The amount of film and plastic bags recycled in the U.S. in 2006 increased 24 percent from the previous year. Almost 70 percent of the recycled material came from commercial-grade stretch wrap and poly bags, according to a March 25 American Chemistry Council report.
The report did not break out a specific number for recycled plastic shopping bags. But calculations by Plastics News indicate only around 32.1 million pounds of plastic bags - or nearly 2.14 billion plastic shopping bags - were recycled in 2006.
That suggests the plastic shopping bag recycling rate in the United States is just above 2 percent, and the bags represent slightly less than 4 percent of the 812 million pounds of film recycled in 2006.
The PN calculations were made based on data from ACC; Trex Co., a Winchester, Va.-based plastic lumber extruder that uses recycled film as a feedstock; and Heal the Bay, a Santa Monica, Calif.-based environmental group.
Almost 552.2 million - or 68 percent - of the slightly more than 812 million pounds of film and bags recycled in 2006 were clear, clean polyethylene film that includes stretch wrap and poly bags, which the report classified as commercial-grade film.
Plastic bags were lumped into a mixed film category that accounted for 27 percent - or almost 219.3 million pounds. Around 16.2 million pounds of agricultural film was recycled and almost 24.4 million pounds of film was collected at curbside, the report said.
Of the slightly more than 812 million pounds collected, more than 590.9 million pounds was used domestically, with the rest exported - a ratio similar to the one in 2005.
Moore Recycling Associates Inc. of Sonoma, Calif., assembled the report by using data from 38 companies that export scrap film and 13 end users or reclaimers, including bag manufacturer Hilex Poly Co. LLC of Hartsville, S.C., and composite lumber manufacturers Trex and Advanced Environmental Recycling Technologies Inc. of Springdale, Ark.
``The increase in film and bag recycling is across-the-board,'' said Keith Christman, senior director of packaging for the plastics division of the Arlington, Va.-based ACC in a telephone interview March 25. ``There is an overall increased awareness of recycling and the markets themselves are doing a lot of advertising.''
The report did not calculate recycling rates, citing the lack of an acceptable methodology to determine the volume of material entering or exiting the U.S. as transport packaging, packing bags and protective packaging.
Christman said the report also did not break out specific numbers for plastic bags because manufacturers ``don't break it out. They weigh the material coming in and that's it.''
Still, he said he expects there will be ``much more'' bag recycling when 2007 film and bag numbers are compiled because of the mandatory in-store recycling at California grocery stores enacted in July 2007. The 2007 report will be available near year-end, the ACC said.
``We are expecting a continued growth in plastic bag and film recycling, both from mandatory programs and increasing recognition of the ability to recycle,'' Christman said, with significant potential for increased recovery of stretch film such as pallet wrap.
``Mandatory recycling and voluntary recycling is the direction that municipalities and legislatures are headed. States and municipalities seem to be gravitating toward that,'' he said, pointing to a similar mandate that goes into effect in New York City on July 23.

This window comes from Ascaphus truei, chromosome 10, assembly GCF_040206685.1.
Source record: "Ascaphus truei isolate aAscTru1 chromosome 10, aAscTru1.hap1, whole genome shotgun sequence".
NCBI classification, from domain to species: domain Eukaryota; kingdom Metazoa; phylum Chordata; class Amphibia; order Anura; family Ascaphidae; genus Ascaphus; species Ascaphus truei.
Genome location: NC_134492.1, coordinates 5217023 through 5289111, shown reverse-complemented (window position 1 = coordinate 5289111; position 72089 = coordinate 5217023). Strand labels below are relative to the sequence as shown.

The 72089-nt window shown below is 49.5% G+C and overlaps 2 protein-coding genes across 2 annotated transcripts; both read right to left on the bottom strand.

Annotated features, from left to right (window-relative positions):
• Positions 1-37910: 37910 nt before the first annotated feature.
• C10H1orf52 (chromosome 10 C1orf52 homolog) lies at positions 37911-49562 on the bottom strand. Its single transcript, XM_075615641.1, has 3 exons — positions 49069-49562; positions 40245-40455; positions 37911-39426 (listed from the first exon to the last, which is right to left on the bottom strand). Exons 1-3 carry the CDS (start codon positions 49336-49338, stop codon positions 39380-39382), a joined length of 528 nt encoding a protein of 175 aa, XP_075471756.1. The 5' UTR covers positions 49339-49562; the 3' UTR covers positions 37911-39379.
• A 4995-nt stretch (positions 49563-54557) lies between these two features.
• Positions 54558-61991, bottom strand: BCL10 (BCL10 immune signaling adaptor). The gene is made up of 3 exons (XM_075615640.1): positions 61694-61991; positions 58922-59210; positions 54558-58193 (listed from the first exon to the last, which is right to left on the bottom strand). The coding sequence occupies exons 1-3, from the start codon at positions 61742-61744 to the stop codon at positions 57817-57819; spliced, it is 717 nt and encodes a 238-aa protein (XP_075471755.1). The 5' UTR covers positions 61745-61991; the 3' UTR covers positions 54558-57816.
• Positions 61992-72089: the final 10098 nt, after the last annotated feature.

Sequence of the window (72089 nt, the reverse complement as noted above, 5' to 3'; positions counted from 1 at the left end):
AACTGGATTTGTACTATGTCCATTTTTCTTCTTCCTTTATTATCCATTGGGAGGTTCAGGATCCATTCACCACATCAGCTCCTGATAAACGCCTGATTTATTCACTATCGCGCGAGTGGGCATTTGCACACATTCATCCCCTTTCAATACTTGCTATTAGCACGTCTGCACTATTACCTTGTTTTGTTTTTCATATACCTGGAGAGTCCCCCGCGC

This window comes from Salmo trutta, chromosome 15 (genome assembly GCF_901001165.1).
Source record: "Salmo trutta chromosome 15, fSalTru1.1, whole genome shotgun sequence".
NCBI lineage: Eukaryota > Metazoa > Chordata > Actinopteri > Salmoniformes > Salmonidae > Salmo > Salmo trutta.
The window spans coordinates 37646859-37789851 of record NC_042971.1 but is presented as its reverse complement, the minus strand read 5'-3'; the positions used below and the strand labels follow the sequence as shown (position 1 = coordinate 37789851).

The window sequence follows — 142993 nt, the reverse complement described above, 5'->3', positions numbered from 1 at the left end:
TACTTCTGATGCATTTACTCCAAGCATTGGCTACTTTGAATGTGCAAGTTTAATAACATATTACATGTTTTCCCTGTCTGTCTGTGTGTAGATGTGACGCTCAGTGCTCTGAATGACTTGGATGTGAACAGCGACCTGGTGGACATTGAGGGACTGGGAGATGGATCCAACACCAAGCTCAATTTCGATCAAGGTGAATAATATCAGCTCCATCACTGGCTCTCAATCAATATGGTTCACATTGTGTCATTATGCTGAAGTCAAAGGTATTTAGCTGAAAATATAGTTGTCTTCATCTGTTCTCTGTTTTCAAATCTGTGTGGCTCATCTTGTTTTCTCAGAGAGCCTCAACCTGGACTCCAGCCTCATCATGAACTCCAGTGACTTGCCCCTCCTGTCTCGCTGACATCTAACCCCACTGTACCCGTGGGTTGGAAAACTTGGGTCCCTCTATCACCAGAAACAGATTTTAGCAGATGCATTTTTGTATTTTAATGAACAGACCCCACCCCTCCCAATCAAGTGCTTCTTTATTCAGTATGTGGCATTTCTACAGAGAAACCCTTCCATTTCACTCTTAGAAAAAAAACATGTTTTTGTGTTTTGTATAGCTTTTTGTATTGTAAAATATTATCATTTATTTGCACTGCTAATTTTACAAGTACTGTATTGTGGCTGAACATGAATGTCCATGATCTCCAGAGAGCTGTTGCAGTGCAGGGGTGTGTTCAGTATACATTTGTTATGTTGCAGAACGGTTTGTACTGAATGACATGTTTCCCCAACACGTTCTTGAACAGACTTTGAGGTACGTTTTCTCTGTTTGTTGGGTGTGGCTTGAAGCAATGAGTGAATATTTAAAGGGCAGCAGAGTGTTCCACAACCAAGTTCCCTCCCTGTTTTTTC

There also are numerous legislative proposals to ban bags. The California counties of Sonoma and Mendocino and the California cities of Berkeley, Palo Alto, Santa Monica, San Jose and Fremont are among the municipalities considering plastic bag bans, along with Hartford, Conn., and the state of Connecticut.
Judith Dunbar, director of environmental and technical issues for packaging and consumer products at ACC's plastics division, said in addition to in-store recycling, about 100 communities, almost all of them in California, now offer curbside recycling of plastic bags.
``But one of the reasons you don't want to push curbside'' is the need to use water to clean the material, she said. ``You have to take into account that water is a precious resource that we need to conserve.''
In addition, according to the report, the value of film collected through curbside programs is usually about 75 percent less valuable than material collected through retail collection programs.
A historical pricing chart from Moore Recycling Associates on scrap plastic prices underscores that. Prices for baled truckload quantities of clear polyethylene film, according to Moore, were roughly 25 cents per pounds in July 2007. The price for mixed film, which includes plastic bags, was about 18 cents per pound, and about 5 cents per pound for curbside film.
``Prices remain steady and there are strong indicators that demand continues to outpace supply,'' said the report. But it added ``given the low quality of most curbside film and the limited capacity in the U.S. to wash highly contaminated material, curbside collected film will likely have very limited marketability.''
``Due to contamination, film and bag material from these programs primarily are sold into the export market,'' said the report. However, it added that relying solely on the export market to handle curbside and dirty material was ``risky,'' as there is little domestic capacity to wash film.
That could change, however, when AERT opens its plant to process agricultural and curbside film in Watts, Okla., near the end of 2008. The plant will have capacity to reprocess 200,000 pounds of film daily.
The report said 64 percent of the film and bags recycled are used for lumber and other construction material, 27 percent are exported, 6 percent are used for packaging (including bags), and 3 percent is unknown.